One principle — medication and hospitalization regardless of consent — derives from the Hippocratic Oath, which enjoins doctors to “prescribe regimens for the good of my patients according to my ability and my judgment and never do harm to anyone.” (This is popularly, and a little reductively, known as “forced medication.”) Most of us remember only a compressed version of the Oath: “First, do no harm.” Yet it is the phrase “prescribe regimens for the good of my patients according to my ability and my judgment” that demands our deepest attention here.
The competing principle, ironically, is embraced by both conservatives and liberals in independent-thinking Vermont. It requires honoring a patient’s constitutional liberties. These liberties include — it is argued — the right to refuse medication, regardless of her capacity to reason. Thus, forced medication violates a human being’s fundamental sovereignty over her body and soul. Perhaps this stance derives in part from our collective memories of evil experimentation on human beings practiced in totalitarian regimes of the 20th century.
For the record, my wife and I both testified in favor of trained caregivers being permitted to administer meds, as quickly as possible, regardless of consent when the patient is in a crisis. In our experience, this procedure has arrested a dangerous trajectory and produced no debilitating side-effects. It has become a cornerstone of our hope for our son. And we wonder, like many others, how a person in the throes of unreason can possibly make a rational decision in his own self-interest.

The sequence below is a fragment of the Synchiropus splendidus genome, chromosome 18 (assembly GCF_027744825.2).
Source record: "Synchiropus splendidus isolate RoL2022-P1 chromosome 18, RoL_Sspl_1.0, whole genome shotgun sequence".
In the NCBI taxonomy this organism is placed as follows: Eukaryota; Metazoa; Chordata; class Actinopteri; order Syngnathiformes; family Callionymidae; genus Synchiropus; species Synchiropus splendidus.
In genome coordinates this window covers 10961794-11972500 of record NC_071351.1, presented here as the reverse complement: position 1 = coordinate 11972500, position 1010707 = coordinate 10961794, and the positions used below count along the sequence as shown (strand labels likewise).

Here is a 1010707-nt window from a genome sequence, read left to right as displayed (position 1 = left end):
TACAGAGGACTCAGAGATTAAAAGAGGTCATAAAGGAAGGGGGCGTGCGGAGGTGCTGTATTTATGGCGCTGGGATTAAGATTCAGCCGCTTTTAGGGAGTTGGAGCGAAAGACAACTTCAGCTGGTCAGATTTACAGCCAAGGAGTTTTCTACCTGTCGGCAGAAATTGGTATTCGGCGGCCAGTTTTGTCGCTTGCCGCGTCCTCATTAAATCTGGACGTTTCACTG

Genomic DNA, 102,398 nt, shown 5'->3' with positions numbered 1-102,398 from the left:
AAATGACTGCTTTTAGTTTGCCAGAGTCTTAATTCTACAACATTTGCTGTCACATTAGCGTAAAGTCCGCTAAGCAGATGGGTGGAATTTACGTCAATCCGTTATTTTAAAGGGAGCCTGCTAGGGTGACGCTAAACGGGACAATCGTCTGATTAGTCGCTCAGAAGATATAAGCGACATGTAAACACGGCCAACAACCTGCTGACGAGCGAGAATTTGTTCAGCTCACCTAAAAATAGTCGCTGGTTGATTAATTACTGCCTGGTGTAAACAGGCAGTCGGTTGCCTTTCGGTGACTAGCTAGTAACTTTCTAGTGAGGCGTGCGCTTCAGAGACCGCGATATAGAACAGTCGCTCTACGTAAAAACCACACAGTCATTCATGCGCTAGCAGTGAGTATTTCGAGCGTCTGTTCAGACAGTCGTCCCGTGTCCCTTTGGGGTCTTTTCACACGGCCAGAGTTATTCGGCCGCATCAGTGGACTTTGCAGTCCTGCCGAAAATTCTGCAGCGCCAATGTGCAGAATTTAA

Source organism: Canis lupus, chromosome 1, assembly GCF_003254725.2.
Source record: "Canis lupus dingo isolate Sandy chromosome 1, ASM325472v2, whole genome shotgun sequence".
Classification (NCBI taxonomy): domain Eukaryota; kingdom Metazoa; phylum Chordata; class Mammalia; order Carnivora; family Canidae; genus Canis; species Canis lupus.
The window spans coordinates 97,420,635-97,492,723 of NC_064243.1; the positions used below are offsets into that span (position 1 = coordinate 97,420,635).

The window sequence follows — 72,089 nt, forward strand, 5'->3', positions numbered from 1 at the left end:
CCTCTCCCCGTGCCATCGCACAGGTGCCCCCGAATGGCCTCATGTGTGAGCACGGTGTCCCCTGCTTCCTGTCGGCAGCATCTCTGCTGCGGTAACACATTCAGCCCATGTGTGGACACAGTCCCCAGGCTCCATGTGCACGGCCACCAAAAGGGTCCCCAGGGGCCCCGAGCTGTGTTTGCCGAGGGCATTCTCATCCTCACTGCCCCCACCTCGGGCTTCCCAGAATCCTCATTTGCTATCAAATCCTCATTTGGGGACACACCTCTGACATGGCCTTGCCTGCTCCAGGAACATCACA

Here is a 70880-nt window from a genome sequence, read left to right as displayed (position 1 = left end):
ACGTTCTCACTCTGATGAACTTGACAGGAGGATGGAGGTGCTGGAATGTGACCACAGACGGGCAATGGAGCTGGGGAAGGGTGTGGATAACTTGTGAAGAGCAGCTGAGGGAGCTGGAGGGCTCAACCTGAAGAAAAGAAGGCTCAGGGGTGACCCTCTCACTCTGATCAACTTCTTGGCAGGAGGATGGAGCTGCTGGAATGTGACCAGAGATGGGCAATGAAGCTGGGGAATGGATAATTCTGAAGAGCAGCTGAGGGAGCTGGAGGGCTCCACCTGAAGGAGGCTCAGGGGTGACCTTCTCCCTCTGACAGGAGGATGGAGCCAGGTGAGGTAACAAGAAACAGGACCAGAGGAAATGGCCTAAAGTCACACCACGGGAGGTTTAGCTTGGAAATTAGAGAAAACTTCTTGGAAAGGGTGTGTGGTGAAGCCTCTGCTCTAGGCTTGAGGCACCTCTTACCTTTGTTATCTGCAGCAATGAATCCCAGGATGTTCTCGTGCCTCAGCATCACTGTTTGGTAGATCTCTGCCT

Before the hearings in Room 11, I might have dismissed the “don’t-interfere” side’s arguments as illogical, even beside the point. (Virtually all non-consenting patients will be medicated eventually through the time-consuming court order petitioned by the caregivers. So isn’t it cruel to keep the sufferer imprisoned in her psychosis for a minute longer than necessary?)
I still hold to this position. Yet I was changed nonetheless by hearing the agonized, heartfelt testimonies from those who oppose psychiatric intervention.
Those Vermonters, for the most part, were not rigid ideologues. Many were themselves schizophrenia sufferers. These were good and earnest people who had suffered almost unbearable disruptions in their lives. If they evinced a deep suspicion about psychiatrists’ motives or competence, or if they believed that the anti-psychotic “cure” was worse than the disease, then they had come by their beliefs the hard way.
As I sat listening, it struck me that what unified all of us in Room 11 was far more profound than what divided us. Every one of us had been scarred in some way. Every one of us was wrestling, to the best of our abilities, with a demonic affliction whose causes remain largely unknown to science and medicine in the 21st century; whose optimal treatment differs from patient to patient (schizophrenia and its allied diseases are nothing if not shape-shifters) and whose effects, especially at the extreme, are all but unspeakable.
And it struck me that the path forward to control and perhaps, at some future time, conquer schizophrenia will not be achieved by the tactics that now define our sadly polarized nation: contention, controversy, the call to our least worthy instincts. The conquest will depend upon compassion, and civic commitment, and common cause.
Schizophrenia is interested in us. And now, finally, dammit, we all may be getting interested in schizophrenia.
Ron Powers is a Pulitzer Prize-winning journalist and author who lives in Castleton.